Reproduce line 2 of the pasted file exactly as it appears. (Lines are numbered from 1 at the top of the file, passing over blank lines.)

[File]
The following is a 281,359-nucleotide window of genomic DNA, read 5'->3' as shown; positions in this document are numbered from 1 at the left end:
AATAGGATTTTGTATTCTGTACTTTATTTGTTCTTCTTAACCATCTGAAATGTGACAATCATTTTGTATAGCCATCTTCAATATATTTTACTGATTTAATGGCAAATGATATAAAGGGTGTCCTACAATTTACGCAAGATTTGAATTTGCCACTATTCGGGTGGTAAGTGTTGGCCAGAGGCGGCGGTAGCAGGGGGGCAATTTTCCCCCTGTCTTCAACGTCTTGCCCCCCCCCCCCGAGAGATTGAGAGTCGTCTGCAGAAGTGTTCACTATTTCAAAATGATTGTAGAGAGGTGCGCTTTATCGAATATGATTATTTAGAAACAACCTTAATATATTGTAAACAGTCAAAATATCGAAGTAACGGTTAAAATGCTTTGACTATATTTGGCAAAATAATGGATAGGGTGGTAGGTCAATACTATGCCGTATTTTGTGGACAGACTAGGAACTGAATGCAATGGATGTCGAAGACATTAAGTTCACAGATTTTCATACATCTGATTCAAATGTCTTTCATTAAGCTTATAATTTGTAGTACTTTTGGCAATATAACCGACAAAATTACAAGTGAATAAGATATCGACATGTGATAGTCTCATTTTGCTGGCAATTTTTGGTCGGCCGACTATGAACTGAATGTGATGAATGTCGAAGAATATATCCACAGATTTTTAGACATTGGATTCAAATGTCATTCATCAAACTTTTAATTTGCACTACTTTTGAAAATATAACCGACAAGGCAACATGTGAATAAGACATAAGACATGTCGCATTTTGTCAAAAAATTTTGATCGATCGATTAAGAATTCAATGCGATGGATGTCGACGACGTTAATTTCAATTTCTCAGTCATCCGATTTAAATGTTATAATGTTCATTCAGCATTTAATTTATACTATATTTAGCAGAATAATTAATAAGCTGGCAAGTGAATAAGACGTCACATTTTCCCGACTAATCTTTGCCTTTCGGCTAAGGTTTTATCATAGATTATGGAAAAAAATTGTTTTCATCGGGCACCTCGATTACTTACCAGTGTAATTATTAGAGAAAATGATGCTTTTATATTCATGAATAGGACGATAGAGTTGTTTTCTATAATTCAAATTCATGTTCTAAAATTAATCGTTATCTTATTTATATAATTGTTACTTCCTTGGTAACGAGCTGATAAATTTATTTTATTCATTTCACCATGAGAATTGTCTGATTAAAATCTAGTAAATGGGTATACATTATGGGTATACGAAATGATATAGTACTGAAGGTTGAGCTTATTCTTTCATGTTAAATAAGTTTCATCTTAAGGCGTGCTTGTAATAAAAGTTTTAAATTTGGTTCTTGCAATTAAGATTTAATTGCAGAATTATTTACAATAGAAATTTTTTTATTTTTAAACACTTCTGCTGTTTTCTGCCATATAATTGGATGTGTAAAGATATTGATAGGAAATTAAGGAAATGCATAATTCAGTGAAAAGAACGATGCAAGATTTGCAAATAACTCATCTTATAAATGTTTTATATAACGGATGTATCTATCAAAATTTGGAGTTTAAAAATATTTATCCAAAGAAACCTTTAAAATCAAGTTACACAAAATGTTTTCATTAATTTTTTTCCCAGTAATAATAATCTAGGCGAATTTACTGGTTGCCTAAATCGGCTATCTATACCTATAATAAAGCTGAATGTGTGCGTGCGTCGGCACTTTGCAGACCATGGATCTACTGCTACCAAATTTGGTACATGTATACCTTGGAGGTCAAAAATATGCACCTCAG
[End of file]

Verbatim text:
AATAGGATTTTGTATTCTGTACTTTATTTGTTCTTCTTAACCATCTGAAATGTGACAATCATTTTGTATAGCCATCTTCAATATATTTTACTGATTTAATGGCAAATGATATAAAGGGTGTCCTACAATTTACGCAAGATTTGAATTTGCCACTATTCGGGTGGTAAGTGTTGGCCAGAGGCGGCGGTAGCAGGGGGGCAATTTTCCCCCTGTCTTCAACGTCTTGCCCCCCCCCCCCGAGAGATTGAGAGTCGTCTGCAGAAGTGTTCACTATTTCAAAATGATTGTAGAGAGGTGCGCTTTATCGAATATGATTATTTAGAAACAACCTTAATATATTGTAAACAGTCAAAATATCGAAGTAACGGTTAAAATGCTTTGACTATATTTGGCAAAATAATGGATAGGGTGGTAGGTCAATACTATGCCGTATTTTGTGGACAGACTAGGAACTGAATGCAATGGATGTCGAAGACATTAAGTTCACAGATTTTCATACATCTGATTCAAATGTCTTTCATTAAGCTTATAATTTGTAGTACTTTTGGCAATATAACCGACAAAATTACAAGTGAATAAGATATCGACATGTGATAGTCTCATTTTGCTGGCAATTTTTGGTCGGCCGACTATGAACTGAATGTGATGAATGTCGAAGAATATATCCACAGATTTTTAGACATTGGATTCAAATGTCATTCATCAAACTTTTAATTTGCACTACTTTTGAAAATATAACCGACAAGGCAACATGTGAATAAGACATAAGACATGTCGCATTTTGTCAAAAAATTTTGATCGATCGATTAAGAATTCAATGCGATGGATGTCGACGACGTTAATTTCAATTTCTCAGTCATCCGATTTAAATGTTATAATGTTCATTCAGCATTTAATTTATACTATATTTAGCAGAATAATTAATAAGCTGGCAAGTGAATAAGACGTCACATTTTCCCGACTAATCTTTGCCTTTCGGCTAAGGTTTTATCATAGATTATGGAAAAAAATTGTTTTCATCGGGCACCTCGATTACTTACCAGTGTAATTATTAGAGAAAATGATGCTTTTATATTCATGAATAGGACGATAGAGTTGTTTTCTATAATTCAAATTCATGTTCTAAAATTAATCGTTATCTTATTTATATAATTGTTACTTCCTTGGTAACGAGCTGATAAATTTATTTTATTCATTTCACCATGAGAATTGTCTGATTAAAATCTAGTAAATGGGTATACATTATGGGTATACGAAATGATATAGTACTGAAGGTTGAGCTTATTCTTTCATGTTAAATAAGTTTCATCTTAAGGCGTGCTTGTAATAAAAGTTTTAAATTTGGTTCTTGCAATTAAGATTTAATTGCAGAATTATTTACAATAGAAATTTTTTTATTTTTAAACACTTCTGCTGTTTTCTGCCATATAATTGGATGTGTAAAGATATTGATAGGAAATTAAGGAAATGCATAATTCAGTGAAAAGAACGATGCAAGATTTGCAAATAACTCATCTTATAAATGTTTTATATAACGGATGTATCTATCAAAATTTGGAGTTTAAAAATATTTATCCAAAGAAACCTTTAAAATCAAGTTACACAAAATGTTTTCATTAATTTTTTTCCCAGTAATAATAATCTAGGCGAATTTACTGGTTGCCTAAATCGGCTATCTATACCTATAATAAAGCTGAATGTGTGCGTGCGTCGGCACTTTGCAGACCATGGATCTACTGCTACCAAATTTGGTACATGTATACCTTGGAGGTCAAAAATATGCACCTCAG